FAQs

Where are you going?

East!!  Yes, generally, east.  But now that we have travelled quite a long way east, we may now start to go south or perhaps south-east.

Where are you from?

Originally from N.Ireland (Keith) & Derbyshire (Tamar) but both of us have lived in London for most of our working lives.

Why are you doing it?

Hmm, let me think about that for a mo…sitting at a desk shoving bits of paper around or pedalling to beautiful, interesting places? Where would you rather be?

Did you get the bike made specially?

Nope, we just bought it from a super bike shop called JD Tandems in Yorkshire, England. It’s made by a German company called HASE and is called a “Pino Tour“.

If you’d like to read why we chose this bike, click here.

How fast do you go?

It varies.  Downhill we’ve topped out at 78kph (update from Sept-2012 – 100.5kph).  Uphill we’ve occasionally had to get off and walk….but have also spent many hours grinding along at 5 or 6kph.  On a good stretch of flat tarmac with a tailwind we’ll happily cruise at 25-30kph.  On bad tarmac with a headwind we slog along at 10-15kph.  But a reasonable road on a reasonable day and 20-24kph is normal.

How far do you go each day?

Again, it varies.  We average 400-500kms per week.  We usually ride for 5 or 6 days and have 1 or 2 days off.  Some days we only do 20kms (eg after a day’s sightseeing).  Some days we do over 100kms.  We mostly aim for around 80kms a day, but in China we tried to do about 120kms a day.

Are you disabled?

No, but the Pino would be a great bike for someone with a disability and can be adapted in a number of ways if needed.

Are you sponsored?

No, we didn’t want to be riding to someone else’s agenda, and wanted to be free to pick and choose the equipment we feel suits our needs the best, and make unfettered comment on that equipment.

How much did the bike cost?

This question really bugs us.  Some people don’t even smile and say hello before demanding to know what we spent on the bike, presumably to make some kind of judgement about us.  Yes, it was a lot of money, but not as much as some traditional tandems cost, and no more than we would have spent on two good quality solo bikes. 

On the towpath alongside the River Lagan, near Lisburn, N.Ireland

4 responses to “FAQs

  1. I love what you’re doing…I only wish I had the cash to do something as epic as this. How many of us in years to come can say ‘We traveled East on a bike, with no goals or ambitions other than to enjoy ourselves, and we would do it all again’………the do it all again bit, you can let us know whether you would or wouldn’t upon your return. On a light humorous note, if Keith got rid of his tache and goaty, I reckon you could reduce wind drag and increase your speed by at least 5 or 3kph….only joking. Have fun!
    2 Timothy 4:7 (NIV)
    I have fought the good fight, I have finished the race, I have kept the faith

  2. Oops, that should be 5 or 6kph (not 5 or 3kph)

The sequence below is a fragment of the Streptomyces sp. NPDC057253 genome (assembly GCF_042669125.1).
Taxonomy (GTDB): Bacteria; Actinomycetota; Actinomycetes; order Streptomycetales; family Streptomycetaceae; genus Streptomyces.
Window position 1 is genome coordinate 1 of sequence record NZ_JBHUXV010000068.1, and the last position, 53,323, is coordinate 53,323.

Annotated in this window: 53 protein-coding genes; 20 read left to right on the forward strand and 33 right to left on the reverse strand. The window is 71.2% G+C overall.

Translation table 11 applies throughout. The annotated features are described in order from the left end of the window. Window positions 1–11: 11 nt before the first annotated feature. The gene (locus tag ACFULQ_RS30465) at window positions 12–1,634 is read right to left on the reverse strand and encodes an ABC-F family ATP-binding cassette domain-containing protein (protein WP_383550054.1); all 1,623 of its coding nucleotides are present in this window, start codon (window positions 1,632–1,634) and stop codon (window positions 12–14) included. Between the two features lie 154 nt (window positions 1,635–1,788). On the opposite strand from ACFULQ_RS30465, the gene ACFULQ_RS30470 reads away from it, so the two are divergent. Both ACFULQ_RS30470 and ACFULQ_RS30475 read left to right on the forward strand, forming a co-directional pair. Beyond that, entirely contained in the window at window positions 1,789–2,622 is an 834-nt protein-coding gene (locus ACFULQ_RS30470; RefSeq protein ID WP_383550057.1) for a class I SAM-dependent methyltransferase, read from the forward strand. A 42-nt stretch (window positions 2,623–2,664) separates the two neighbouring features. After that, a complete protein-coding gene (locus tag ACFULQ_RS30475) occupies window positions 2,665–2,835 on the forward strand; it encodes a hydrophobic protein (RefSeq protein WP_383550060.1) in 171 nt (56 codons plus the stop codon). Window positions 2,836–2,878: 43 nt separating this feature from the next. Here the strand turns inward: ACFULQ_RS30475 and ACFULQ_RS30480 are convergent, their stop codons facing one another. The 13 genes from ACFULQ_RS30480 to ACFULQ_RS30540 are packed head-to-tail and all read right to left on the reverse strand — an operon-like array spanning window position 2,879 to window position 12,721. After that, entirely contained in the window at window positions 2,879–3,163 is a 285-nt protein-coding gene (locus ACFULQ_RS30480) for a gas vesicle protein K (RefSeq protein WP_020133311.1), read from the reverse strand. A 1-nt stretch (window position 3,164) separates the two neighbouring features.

3. Hello to both,

    Very useful website! Myself(Razvan) and my wife(Adriana) bought a PIno recently and we are about to embark on our first 12h tour. As part of the prep for traveling I am stuck in figuring 0ut how to dismantle and re-couple the frame. The info on internet is sparse( PIno’s website is completely unhelpful).
    I would appreciate some guidance in this sense; either by one of your experiences or to a website that has more detailed info.

    • Hi Razvan,
      To split the Pino (assuming you have an aluminium one which can be split as the steel version cannot be split), do the following:-
      1. Remove the front brake-lever from the handlebars as this will need to stay with the front half of the bike
      2. Disconnect the steering link rod at the back of the link rod as this too will need to stay with the front half of the bike
      3. Also disconnect or remove any other items that run from the front half to the rear half such as speedometer wires etc
      4. Somebody’s help can be handy for this part, and get the helper to simply hold the rear half of the bike as you separate the frame
      5. To separate the frame, you need a long-nosed alan-key (I think a 5mm). Located on the flange where the front-half and rear-half join, looking in from the right-side of the bike, there are two alan-key screws, located one at the top and one at the bottom of the flange. Insert the 5mm Alan-key into the deep hole and ensure it is located into the alan-key head (which cannot be seen). Unscrew in a anti-clockwise direction while your helper is holding the rear-half of the bike and when both bolts/screws have been loosened as far as possible, and a red alarm/indicator bit is now sticking out of the opposite side of the hole, the bike frame should now split in two.
      5. As you separate the frame, you will probably need to disconnect an electric wire connection that lives inside the frame for lights which you may or may not have had fitted by HASE.
      Putting the bike back together is basically the opposite of splitting, but somebody’s help to hold the two halves together while you begin to tighten the alan-key bolts, can be even more helpful than when splitting the bike.

      Hope this helps – it’s not too difficult. It usually takes 10 to 15 minutes, but can be done more quickly if you are under pressure to get it onto a bus (referring to some fun we had in Crimea in 2011).
      Best wishes and enjoy your trip & your Pino,
      Keith.

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